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midgettractorPSMar54

midgettractorPSMar54

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Published by Jim

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Published by: Jim on Apr 24, 2008
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08/23/2012

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How to Build
 
a Midget Tractor
 
You
can look forward to those yard chores this coming spring with a motorized helper that takes over all the heavy work.
 
By Howard G. McEntee
 
ITH a baby tractor in the garage, Dadwill be lucky to get to the chores beforeJunior beats him to it. This husky littlepower wagon lets you do the hard work sit-
 
ting down, and makes fun of it to boot.
 
It has plenty of pep to drag a heavy
 
lawn roller, pull a gang mower up slopes,draw a spiker or leaf sweeper, or hustle
 
along a heavily loaded garden, cart. What'smore, if you want to run a power saw, small
 
concrete mixer or water pump where there isno electricity, you can drive the tractor to
 
the spot and take power off the engine.
 
The midget has enough getup to spinits wheels on a dry road, and upshifts onthe run to attain respectable speeds. It isnot meant for heavy work like plowing,deep cultivating or snow removal, which re-quire a heavier frame, cleated tires and agreater engine-to-wheels reduction ratio.
 
If built entirely of new parts, the trac-tor will cost about $150, a bargain in viewof what it can do. Still, careful shoppingand junk-box scavenging may cut thatfigure by a worthwhile margin.
 
 How the drive works.
A l 1/2-hp., four-cycle engine, bought at a sale for $40, de-livers all the torque that the tractor can
 
MARCH 1954 133
 
W
 
 
use. This power plant has magneto ignition,an air cleaner and a governor-controlledthrottle. The hand throttle used by thedriver merely changes the governor setting,so that engine speed remains constant atany load, an advantage on most jobs.
 
A used engine of similar type will cutyour cost considerably, but be sure tocheck the engine base and make any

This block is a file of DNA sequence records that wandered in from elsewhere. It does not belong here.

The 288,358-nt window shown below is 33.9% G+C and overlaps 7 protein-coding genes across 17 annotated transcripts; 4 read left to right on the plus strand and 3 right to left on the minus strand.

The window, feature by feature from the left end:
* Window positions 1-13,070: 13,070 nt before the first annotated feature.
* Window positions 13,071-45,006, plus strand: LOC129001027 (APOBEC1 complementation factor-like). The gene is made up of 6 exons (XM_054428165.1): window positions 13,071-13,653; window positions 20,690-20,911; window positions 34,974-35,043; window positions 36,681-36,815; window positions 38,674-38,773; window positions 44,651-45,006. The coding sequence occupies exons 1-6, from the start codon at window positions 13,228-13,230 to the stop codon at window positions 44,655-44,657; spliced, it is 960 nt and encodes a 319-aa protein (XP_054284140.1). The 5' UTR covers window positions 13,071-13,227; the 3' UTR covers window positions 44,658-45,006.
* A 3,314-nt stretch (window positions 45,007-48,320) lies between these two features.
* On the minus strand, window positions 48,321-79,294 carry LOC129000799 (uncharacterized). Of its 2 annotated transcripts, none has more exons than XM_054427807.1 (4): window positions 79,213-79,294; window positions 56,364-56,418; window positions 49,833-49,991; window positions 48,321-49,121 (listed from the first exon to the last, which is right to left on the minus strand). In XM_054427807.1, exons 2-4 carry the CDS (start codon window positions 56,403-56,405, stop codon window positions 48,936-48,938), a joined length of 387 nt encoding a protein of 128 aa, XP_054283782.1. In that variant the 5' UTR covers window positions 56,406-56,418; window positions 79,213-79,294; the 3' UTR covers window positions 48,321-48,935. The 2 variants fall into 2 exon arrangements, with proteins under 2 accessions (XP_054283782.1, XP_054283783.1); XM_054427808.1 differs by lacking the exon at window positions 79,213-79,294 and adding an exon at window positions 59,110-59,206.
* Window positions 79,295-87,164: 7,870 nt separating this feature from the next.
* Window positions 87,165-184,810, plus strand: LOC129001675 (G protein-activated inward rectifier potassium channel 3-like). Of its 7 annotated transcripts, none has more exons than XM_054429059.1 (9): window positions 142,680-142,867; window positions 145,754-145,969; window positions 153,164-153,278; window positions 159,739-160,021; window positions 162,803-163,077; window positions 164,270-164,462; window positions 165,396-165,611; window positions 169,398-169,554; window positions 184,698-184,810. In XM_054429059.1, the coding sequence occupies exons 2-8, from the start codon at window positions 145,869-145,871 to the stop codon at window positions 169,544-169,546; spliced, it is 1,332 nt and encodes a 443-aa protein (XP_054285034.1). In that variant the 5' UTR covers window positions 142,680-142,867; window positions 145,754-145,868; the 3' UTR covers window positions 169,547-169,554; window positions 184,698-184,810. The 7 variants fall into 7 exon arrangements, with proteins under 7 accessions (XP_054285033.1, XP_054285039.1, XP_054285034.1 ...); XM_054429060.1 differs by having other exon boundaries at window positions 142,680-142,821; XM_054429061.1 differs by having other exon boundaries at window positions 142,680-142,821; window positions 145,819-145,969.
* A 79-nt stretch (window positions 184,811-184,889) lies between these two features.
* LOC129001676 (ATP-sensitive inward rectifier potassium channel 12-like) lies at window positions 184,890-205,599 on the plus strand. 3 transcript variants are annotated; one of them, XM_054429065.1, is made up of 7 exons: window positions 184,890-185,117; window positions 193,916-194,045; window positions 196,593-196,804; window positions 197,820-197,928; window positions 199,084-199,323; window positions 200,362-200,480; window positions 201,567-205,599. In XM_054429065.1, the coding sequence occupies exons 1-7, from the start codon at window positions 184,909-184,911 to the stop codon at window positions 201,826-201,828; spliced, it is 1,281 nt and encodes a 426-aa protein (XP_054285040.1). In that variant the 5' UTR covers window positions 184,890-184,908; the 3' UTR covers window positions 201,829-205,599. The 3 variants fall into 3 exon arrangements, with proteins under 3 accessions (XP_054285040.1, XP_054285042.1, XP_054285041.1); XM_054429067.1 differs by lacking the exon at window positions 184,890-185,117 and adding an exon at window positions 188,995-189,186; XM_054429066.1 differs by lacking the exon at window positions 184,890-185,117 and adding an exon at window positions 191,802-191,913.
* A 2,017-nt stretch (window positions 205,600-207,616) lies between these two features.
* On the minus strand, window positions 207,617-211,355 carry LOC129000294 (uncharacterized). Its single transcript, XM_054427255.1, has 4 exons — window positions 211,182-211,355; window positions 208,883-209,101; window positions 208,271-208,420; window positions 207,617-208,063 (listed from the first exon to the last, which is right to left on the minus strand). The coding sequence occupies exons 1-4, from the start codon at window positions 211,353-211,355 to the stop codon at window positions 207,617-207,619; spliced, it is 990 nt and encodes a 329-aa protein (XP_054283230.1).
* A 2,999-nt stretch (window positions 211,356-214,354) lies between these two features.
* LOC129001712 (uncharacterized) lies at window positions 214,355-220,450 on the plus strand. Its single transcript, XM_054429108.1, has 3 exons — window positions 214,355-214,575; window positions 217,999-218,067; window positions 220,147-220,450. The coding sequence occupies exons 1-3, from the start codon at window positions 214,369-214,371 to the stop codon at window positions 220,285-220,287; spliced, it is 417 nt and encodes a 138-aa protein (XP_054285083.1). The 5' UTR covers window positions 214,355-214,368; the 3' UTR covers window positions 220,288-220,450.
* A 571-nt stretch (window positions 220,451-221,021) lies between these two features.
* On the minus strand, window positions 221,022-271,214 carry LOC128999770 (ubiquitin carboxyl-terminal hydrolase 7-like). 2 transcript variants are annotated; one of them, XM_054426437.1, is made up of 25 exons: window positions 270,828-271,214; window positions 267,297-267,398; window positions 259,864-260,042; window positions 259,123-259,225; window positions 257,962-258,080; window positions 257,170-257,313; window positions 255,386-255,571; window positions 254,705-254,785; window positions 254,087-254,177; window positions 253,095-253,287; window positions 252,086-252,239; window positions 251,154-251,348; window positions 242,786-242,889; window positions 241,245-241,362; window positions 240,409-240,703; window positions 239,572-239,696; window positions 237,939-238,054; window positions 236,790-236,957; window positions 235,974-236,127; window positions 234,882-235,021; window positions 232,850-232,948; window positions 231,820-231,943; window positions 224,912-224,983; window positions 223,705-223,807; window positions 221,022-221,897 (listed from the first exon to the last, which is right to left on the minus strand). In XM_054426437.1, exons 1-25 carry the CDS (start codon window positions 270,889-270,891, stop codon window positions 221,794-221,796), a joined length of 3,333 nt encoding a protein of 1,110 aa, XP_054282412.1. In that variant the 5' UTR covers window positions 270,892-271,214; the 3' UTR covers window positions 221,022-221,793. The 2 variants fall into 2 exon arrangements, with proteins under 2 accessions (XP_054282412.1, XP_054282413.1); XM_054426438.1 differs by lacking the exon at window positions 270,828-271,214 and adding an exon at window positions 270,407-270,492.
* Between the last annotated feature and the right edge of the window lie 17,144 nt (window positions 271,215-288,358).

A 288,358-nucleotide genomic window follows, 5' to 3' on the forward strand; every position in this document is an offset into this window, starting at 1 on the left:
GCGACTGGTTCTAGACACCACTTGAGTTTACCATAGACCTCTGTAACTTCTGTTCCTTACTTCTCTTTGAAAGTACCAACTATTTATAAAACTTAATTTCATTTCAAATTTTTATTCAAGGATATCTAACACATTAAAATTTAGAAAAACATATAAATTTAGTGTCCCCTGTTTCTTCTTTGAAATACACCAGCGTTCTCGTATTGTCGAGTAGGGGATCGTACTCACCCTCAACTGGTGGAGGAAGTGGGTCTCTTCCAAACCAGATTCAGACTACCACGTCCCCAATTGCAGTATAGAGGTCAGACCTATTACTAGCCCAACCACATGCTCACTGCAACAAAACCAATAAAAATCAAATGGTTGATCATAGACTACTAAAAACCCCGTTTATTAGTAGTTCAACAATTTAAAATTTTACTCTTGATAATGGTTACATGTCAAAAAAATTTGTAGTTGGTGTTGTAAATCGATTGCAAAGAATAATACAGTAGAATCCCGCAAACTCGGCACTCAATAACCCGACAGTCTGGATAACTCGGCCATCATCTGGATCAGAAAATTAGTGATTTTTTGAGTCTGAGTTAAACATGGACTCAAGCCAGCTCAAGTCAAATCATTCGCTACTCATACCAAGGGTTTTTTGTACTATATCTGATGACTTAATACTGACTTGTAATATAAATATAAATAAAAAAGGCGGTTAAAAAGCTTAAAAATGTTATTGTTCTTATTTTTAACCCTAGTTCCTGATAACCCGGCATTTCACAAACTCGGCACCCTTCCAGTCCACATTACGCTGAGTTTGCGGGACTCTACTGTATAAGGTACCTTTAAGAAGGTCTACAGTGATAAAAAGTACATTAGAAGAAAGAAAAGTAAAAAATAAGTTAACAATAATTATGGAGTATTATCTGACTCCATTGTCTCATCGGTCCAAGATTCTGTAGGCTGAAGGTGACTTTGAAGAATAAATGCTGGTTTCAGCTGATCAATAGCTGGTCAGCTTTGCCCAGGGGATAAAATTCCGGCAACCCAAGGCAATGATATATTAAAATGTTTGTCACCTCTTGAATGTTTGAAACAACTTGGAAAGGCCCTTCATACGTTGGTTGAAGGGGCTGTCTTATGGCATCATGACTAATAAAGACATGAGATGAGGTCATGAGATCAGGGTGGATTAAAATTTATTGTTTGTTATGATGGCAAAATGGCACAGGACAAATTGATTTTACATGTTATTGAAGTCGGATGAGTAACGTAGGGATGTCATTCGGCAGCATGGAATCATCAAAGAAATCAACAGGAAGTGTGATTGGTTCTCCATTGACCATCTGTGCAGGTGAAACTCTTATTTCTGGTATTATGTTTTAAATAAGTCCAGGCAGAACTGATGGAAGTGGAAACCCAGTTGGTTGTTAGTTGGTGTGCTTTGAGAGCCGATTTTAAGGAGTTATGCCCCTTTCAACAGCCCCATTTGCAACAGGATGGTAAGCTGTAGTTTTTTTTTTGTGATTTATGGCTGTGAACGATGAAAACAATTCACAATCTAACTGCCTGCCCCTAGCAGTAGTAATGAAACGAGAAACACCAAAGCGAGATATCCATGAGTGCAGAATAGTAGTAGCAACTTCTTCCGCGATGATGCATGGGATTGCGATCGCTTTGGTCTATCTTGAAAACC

changes in the chassis mounts necessary.
 
The heart of the drive system, and thesolution to the knotty problem of a differ-ential (to allow the rear wheels to turn atdifferent speeds on curves) is an automaticdouble centrifugal clutch. This drives twoseparate countershafts, from each of whicha chain runs to one rear wheel.
 
Each belt sheave on the clutch has onefixed flange or cone, and one movable onecontrolled by internal weights. When theengine is idling, the movable flanges areheld back from the fixed ones and the beltsare not gripped. As the throttle is ad-vanced, centrifugal force causes the weights
 
to pinch the flanges on the belts. As enginespeed rises further, the flanges squeeze still
 
closer and push the belt outward to alarger diameter, in effect changing the size
 
of the drive pulleys. A pair of spring-tensioned idlers keeps the belts taut at allpulley positions.
 
The clutch thus provides automatic upor down shifting to suit the load, giving
 
LONG MEMBERS of chassis are notched, bentand welded at rear corners. Front and lowerrear crosspieces are full 13" width, overlapsidepieces to form closed corners. Top rear
 
184 POPULAR SCIENCE
 
crosspiece is shorter, fitting inside the 110°corners. Rear motor mount is narrowed forpart of its length to clear belts. To make
 
slots, drill several holes and file between.
 
 
the tractor the equivalent ot a transmission.On turns, the inside wheel tends to turn,more slowly and therefore down-shifts,while the outer one speeds up and goesinto "high."
 
There are no brakes, but the large engine-to-wheel ratio supplies ample engine brak-ing to hold the tractor even on a hill. Noreverse is needed; it is possible to back upby pushing with both feet. For close ma-neuvering, you can easily swing the machineby lifting the front end.
 
Start
with the frame.
This is of angleiron and can be riveted, bolted or weldedtogether. Welding saves so much drilling,extra brackets and fussy joining that it isworth what it costs to have it done if you'renot equipped to do it yourself. All thewelding on the tractor shown came to $9.A welded frame will stay tight despite theshocks and torsion that it has to take inactual use.
 
If you do have welding done, cut andfit all parts with care and clamp them in
 
DIAGONAL BRACES are welded inside chassismembers. One flange of these (and of the
 
center countershaft mount) is notched at bot-tom end to clear bottom crosspiece and axle.
 
position insofar as possible before takingthem to the welder. The less time he needsto spend on these preliminaries the lesshis work is liable to cost you.
 
 
Drill as many holes as you can beforeassembly. Where holes must line up (like
 
the ones for the rear axle), poke a rod orpiece of shafting through when clamping
 
up the parts.
 
The steering gear, fork shaft and hood
 
are supported by two square-cornered
 
. frames, each made of a single length of 1"
 
angle by notching and welding at the
 
corners.
 
 Fitting the wheels.
You will have totake apart the big wheels to mount thedrive sprockets. As the tires bulge whenthe four bolts are loosened, disassemblywill be easier if you first run a long bolt
 
TIRES
AND
WHEELS are aircraft surplus. Air
 
pressure of 10 or 15 lb. in tubes keeps
 
wheels from slipping inside the casings. Eachwheel consists of a pair of aluminum-alloy
 
hubs, with ball bearings for 5/8
"
shaft, heldtogether by four long bolts. Rear wheels are
 
14 1/2" in diameter.
 A 1/2"
bolt serves as axleto hold 10" front wheel in the steering fork.
 
MARCH 1954 |B5
 

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